I've done a lot of work on things like this. Sadly, there is no specific instance. You've identified the use of the term for literature, and it grew organically in use in small publications following that time period (very early 1910s) until it was a generally accepted term. However, in the case of speculative fiction, it is not used to denote "worthy of being read" as in older literature (Conrad, Melville, etc) but to denote clear continuity.
Early writers it DEFINITELY was used to discuss include:
Lovecraft - (his work, vs. the work of others, led to what can only be called a CANON vs FANON (a fun portmanteau for "fan canon") argument.
Tolkien - There are many who feel that Tolkien's "canon" does NOT include the Hobbit, as it was written before his histories of Middle Earth were invented, and The Shire is sort of just tacked into the middle of that universe for the sake of a relatable protagonist or two. The Silmarillion is widely considered the de facto canonical source.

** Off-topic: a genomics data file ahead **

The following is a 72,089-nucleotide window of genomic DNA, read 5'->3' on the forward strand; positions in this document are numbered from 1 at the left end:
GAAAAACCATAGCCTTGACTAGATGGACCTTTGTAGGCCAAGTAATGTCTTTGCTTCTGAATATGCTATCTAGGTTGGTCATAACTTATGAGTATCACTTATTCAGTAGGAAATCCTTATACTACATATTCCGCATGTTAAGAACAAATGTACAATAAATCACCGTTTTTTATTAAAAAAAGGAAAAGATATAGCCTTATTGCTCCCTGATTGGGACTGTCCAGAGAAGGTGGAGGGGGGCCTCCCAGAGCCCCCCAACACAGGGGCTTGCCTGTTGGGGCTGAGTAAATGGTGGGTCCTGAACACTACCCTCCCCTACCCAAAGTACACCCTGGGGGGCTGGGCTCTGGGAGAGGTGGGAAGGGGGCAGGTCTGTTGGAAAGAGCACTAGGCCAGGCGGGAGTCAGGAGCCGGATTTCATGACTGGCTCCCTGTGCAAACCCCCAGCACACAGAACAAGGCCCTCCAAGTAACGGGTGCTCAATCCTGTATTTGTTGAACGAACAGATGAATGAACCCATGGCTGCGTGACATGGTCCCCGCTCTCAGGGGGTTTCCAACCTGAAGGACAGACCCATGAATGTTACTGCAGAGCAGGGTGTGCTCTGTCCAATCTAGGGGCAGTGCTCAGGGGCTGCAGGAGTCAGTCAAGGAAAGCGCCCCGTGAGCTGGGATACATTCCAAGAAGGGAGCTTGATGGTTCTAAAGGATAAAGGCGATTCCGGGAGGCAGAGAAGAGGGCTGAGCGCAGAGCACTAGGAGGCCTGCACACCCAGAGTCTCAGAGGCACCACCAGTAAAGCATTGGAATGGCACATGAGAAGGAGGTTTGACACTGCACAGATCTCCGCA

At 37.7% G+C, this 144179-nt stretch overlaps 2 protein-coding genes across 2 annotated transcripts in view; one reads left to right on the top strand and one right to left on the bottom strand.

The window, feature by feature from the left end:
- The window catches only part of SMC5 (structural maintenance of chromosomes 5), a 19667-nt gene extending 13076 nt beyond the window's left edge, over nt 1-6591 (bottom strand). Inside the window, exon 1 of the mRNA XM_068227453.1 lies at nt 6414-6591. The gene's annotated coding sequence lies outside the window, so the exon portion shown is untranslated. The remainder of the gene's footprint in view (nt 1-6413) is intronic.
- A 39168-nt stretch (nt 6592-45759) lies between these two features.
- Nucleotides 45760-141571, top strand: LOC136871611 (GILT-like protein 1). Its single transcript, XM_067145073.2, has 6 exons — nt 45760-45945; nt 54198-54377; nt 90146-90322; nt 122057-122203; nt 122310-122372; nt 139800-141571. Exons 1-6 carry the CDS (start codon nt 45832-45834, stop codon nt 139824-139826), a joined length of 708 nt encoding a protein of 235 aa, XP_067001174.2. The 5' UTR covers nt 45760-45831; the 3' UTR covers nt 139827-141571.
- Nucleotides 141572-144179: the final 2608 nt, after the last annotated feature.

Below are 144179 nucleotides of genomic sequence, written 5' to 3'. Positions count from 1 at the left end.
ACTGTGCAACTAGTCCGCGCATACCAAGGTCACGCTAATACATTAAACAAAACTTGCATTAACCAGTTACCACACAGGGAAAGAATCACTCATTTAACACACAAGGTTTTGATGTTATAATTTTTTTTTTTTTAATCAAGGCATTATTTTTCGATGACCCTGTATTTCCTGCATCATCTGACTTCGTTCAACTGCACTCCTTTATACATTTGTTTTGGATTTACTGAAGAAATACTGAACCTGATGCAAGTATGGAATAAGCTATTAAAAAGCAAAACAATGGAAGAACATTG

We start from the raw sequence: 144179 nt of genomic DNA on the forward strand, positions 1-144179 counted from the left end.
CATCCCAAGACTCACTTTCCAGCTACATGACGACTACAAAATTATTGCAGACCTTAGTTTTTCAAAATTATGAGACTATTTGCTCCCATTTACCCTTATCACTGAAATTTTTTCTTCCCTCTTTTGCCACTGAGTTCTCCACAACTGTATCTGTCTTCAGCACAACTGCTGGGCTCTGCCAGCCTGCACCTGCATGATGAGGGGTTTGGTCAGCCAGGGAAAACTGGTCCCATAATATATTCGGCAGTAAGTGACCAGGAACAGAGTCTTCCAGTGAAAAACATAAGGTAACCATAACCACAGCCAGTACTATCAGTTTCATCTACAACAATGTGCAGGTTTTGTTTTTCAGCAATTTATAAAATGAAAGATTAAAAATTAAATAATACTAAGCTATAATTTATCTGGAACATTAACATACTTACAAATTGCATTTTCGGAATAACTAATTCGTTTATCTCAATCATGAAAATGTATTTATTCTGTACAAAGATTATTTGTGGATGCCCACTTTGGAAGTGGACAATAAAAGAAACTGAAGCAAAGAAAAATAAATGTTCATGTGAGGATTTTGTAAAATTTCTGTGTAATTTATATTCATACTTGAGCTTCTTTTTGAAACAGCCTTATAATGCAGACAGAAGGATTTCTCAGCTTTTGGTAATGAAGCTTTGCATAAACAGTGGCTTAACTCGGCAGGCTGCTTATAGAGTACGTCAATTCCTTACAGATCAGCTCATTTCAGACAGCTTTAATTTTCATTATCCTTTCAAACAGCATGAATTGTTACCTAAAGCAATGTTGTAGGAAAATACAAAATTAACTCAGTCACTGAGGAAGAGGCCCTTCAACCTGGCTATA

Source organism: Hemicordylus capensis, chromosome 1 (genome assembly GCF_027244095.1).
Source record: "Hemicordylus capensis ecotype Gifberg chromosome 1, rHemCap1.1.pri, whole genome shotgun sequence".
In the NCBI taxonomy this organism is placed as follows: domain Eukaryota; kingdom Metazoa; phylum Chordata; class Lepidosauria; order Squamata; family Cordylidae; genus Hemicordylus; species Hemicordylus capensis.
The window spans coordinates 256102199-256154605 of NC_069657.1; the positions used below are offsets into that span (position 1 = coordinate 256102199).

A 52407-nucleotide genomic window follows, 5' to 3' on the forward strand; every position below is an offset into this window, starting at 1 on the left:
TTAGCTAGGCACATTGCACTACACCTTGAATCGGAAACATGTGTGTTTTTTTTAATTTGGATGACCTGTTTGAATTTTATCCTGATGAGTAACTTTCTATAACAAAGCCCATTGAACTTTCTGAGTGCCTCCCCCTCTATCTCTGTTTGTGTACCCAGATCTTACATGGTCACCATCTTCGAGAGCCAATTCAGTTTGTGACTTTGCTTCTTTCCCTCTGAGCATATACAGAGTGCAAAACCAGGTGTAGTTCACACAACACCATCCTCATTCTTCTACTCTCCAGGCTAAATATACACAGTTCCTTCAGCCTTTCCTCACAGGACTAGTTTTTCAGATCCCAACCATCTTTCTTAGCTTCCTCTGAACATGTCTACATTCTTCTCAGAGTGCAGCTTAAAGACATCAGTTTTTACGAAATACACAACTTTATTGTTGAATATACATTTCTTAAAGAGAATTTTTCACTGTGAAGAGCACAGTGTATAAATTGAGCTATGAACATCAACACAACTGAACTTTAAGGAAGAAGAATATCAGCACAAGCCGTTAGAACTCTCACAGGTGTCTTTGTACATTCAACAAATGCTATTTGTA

That said, my understanding (which I can't source currently, my Google-Fu is inadequate) as I recall from my years of literary study, yields that several "speculative fiction" novels have long been used as arguments against the actual Literary Canon, including George Orwell (1984), J.D. Salinger (Catcher in the Rye), Kurt Vonnegut (Slaughterhouse Five) and other writers from 50+ years ago.
Hope this helps!
What you already know IS the closest thing to the correct answer. Even though it's not definitely Sci-Fi/Fantasy, Doyle has elements of the preternatural, and many pulp novelists emulated him. One imagines that if Mary Shelley or Bram Stoker had been more prolific, someone may have applied the term to them as well, but it didn't become a relevant term until the age of the serial.